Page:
• Virginia Cracks Down on Grand Larceny During COVID-19 Pandemic

    Virginia Cracks Down on Grand Larceny During COVID-19 Pandemic

    There’s no question that life as we know it has been disrupted by the novel coronavirus COVID-19 pandemic. The crisis has led to an increase in theft crimes like grand larceny, as Washington, DC Fox affiliate News Channel 5 reported via an April 15, 2020 video. This rise in criminal activity has put owners of shops, convenience stores, restaurants, and other businesses in Virginia on high alert. As they become victims of thieves, they’re doubling down on security efforts. In turn, law enforcement is cracking down to make arrests and prosecutors are aggressively pursuing grand larceny charges.

    In most cases, grand larceny is a felony crime, so the punishment is harsh if you’re convicted. Plus, many theft crimes carry a civil penalty, which can hit your wallet hard. To obtain a favorable outcome in such a case, it’s wise to retain a Virginia grand larceny defense attorney at the earliest stages of the proceedings. An overview of this offense should convince you of the importance of hiring skilled counsel.

    Overview of Grand Larceny Charges: In general, larceny is an umbrella term that covers a wide range of theft crimes and receiving stolen property. The definition is any unlawful taking of something that belongs to someone else, with the intent to permanently deprive the rightful owner of possession, ownership, and use. From this basic description, the statutes provide for many specific larceny crimes. Virginia’s statute on grand larceny involves:

    • Taking money or some other item valued at $5 or more from the person of another;
    • Stealing something valued at $500 – not directly from the person of another; OR,
    • Taking a firearm at any value.

    Criminal Court Process After an Arrest for Grand Larceny: According to the Special Continuing Order for Prince William Circuit Court, criminal cases are proceeding as scheduled under normal practice during the COVID-19 crisis. Your case will go through the basic stages of the criminal court process, including:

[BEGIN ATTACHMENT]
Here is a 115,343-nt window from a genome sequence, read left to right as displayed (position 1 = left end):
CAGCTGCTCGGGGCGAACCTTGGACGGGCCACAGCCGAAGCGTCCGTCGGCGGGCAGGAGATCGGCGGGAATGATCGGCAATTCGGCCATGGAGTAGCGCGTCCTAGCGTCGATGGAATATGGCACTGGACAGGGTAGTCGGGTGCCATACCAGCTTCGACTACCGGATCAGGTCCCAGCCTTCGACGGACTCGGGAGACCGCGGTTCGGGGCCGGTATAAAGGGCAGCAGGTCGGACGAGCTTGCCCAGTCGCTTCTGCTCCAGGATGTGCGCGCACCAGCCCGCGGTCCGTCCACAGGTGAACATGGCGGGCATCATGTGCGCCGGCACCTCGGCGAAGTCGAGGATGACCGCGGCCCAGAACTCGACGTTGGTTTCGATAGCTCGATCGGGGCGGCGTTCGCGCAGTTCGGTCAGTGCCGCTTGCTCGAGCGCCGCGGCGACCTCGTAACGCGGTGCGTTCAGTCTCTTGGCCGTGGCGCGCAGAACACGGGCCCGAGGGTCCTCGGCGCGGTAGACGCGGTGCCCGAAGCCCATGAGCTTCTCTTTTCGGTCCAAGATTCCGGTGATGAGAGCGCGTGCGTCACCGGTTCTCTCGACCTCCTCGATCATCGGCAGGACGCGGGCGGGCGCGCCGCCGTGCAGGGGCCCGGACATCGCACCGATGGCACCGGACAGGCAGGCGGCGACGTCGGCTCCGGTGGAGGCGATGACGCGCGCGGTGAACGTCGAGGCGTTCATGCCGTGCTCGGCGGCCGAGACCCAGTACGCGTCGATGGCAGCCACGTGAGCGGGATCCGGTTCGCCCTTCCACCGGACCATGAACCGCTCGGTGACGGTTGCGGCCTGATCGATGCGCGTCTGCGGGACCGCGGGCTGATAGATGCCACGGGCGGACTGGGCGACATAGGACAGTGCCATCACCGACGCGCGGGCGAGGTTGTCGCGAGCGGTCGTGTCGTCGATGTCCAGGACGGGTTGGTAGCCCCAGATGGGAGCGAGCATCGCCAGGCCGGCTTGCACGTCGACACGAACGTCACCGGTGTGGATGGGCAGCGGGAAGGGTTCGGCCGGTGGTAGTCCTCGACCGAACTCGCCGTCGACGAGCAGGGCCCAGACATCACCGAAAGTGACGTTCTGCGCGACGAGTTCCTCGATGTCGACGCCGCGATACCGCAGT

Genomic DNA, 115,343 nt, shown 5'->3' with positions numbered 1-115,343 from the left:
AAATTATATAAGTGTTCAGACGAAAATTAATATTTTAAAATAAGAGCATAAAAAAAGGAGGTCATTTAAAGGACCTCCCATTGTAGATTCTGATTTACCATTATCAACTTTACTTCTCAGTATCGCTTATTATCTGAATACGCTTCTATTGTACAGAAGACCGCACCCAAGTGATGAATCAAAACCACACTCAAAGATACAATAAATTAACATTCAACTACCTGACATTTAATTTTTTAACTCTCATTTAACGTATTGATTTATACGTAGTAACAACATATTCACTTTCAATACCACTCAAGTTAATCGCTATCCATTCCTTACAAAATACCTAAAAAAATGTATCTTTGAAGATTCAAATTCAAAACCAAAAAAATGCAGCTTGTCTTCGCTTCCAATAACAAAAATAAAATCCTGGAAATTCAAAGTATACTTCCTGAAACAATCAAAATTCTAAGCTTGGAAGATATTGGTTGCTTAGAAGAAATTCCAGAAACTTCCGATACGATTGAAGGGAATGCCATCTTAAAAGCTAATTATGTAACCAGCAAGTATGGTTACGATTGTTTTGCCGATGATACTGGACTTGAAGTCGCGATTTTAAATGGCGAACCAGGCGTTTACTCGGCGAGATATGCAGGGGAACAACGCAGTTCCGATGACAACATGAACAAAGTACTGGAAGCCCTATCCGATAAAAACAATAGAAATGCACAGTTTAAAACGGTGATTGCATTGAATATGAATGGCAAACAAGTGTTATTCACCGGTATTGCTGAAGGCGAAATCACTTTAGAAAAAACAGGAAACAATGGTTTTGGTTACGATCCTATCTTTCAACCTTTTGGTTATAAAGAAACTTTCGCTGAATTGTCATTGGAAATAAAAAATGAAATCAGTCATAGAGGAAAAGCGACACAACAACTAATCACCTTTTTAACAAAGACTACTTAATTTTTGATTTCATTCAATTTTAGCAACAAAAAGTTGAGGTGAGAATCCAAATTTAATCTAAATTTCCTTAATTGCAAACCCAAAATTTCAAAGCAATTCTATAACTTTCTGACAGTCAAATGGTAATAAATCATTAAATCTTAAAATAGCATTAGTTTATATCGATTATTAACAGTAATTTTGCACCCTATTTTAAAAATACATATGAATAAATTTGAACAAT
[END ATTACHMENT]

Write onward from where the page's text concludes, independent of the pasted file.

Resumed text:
• Arraignment;
    • Bond hearing;
    • Pre-trial motions, which are especially important for presenting defenses to the court;
    • Discovery; and,
    • Full trial on the merits.

    Penalties for a Conviction on Grand Larceny Charges in Virginia: As mentioned, prosecutors typically pursue grand larceny as a felony offense, which means you could face no less than one year and up to 20 years’ incarceration. A judge may also fine you up to $2,500, or order any combination of jail time and fines.

    However, the statute does allow for some discretion for the finder of fact in a grand larceny case. That means the jury, or judge in a bench trial, can opt to charge you with a misdemeanor instead of a felony. You’re more likely to get these lesser charges if you have no prior record and the property stolen was just over the $500 threshold. If convicted for grand larceny as a misdemeanor, you could be sentenced up to 12 months’ imprisonment, a $2,500 fine, or both.

    In addition, there may be a civil penalty assessed in some grand larceny cases. Retail theft, commonly known as shoplifting, is a form of larceny; the crime is grand larceny if you steal merchandise valued in excess of $500. On top of the criminal penalties mentioned above for a misdemeanor or felony conviction, you may be ordered to pay the store owner for:

    • Twice the value of the merchandise or $50, whichever is higher; and,
    • Court costs and attorneys’ fees.

    Virginia Grand Larceny and Theft Crimes Defense Lawyer

    For more information on your rights and defense options in a Virginia grand larceny case, please contact Leary Law, P.C. We can set up a consultation for you at our offices in Manassas or Fairfax, VA. Once we have a chance to review your circumstances, our attorneys can develop strategies for fighting the charges.

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